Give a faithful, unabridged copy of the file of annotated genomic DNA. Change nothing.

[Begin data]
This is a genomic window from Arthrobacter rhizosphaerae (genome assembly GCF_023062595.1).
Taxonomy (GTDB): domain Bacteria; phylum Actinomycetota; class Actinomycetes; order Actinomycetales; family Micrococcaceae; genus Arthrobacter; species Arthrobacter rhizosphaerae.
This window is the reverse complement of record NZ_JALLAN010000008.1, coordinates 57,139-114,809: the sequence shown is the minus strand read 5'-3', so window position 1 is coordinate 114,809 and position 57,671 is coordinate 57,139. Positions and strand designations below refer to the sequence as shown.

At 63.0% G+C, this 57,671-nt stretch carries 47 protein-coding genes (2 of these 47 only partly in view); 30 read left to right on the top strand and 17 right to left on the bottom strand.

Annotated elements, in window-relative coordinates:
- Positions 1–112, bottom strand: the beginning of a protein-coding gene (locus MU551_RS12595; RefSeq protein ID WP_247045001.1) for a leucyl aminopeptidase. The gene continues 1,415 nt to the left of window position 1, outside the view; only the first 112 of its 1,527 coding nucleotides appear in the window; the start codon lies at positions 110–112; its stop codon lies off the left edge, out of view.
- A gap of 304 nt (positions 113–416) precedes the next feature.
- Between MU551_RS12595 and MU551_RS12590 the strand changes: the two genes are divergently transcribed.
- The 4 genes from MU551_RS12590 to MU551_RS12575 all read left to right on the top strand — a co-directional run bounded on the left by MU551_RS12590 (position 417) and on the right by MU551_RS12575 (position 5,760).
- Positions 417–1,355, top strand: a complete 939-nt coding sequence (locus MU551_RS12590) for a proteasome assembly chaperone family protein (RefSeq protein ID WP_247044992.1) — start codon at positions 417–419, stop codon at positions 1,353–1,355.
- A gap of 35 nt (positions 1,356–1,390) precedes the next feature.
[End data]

This is a genomic window from Arthrobacter rhizosphaerae (genome assembly GCF_023062595.1).
Taxonomy (GTDB): domain Bacteria; phylum Actinomycetota; class Actinomycetes; order Actinomycetales; family Micrococcaceae; genus Arthrobacter; species Arthrobacter rhizosphaerae.
This window is the reverse complement of record NZ_JALLAN010000008.1, coordinates 57,139-114,809: the sequence shown is the minus strand read 5'-3', so window position 1 is coordinate 114,809 and position 57,671 is coordinate 57,139. Positions and strand designations below refer to the sequence as shown.

At 63.0% G+C, this 57,671-nt stretch carries 47 protein-coding genes (2 of these 47 only partly in view); 30 read left to right on the top strand and 17 right to left on the bottom strand.

Annotated elements, in window-relative coordinates:
- Positions 1–112, bottom strand: the beginning of a protein-coding gene (locus MU551_RS12595; RefSeq protein ID WP_247045001.1) for a leucyl aminopeptidase. The gene continues 1,415 nt to the left of window position 1, outside the view; only the first 112 of its 1,527 coding nucleotides appear in the window; the start codon lies at positions 110–112; its stop codon lies off the left edge, out of view.
- A gap of 304 nt (positions 113–416) precedes the next feature.
- Between MU551_RS12595 and MU551_RS12590 the strand changes: the two genes are divergently transcribed.
- The 4 genes from MU551_RS12590 to MU551_RS12575 all read left to right on the top strand — a co-directional run bounded on the left by MU551_RS12590 (position 417) and on the right by MU551_RS12575 (position 5,760).
- Positions 417–1,355, top strand: a complete 939-nt coding sequence (locus MU551_RS12590) for a proteasome assembly chaperone family protein (RefSeq protein ID WP_247044992.1) — start codon at positions 417–419, stop codon at positions 1,353–1,355.
- A gap of 35 nt (positions 1,356–1,390) precedes the next feature.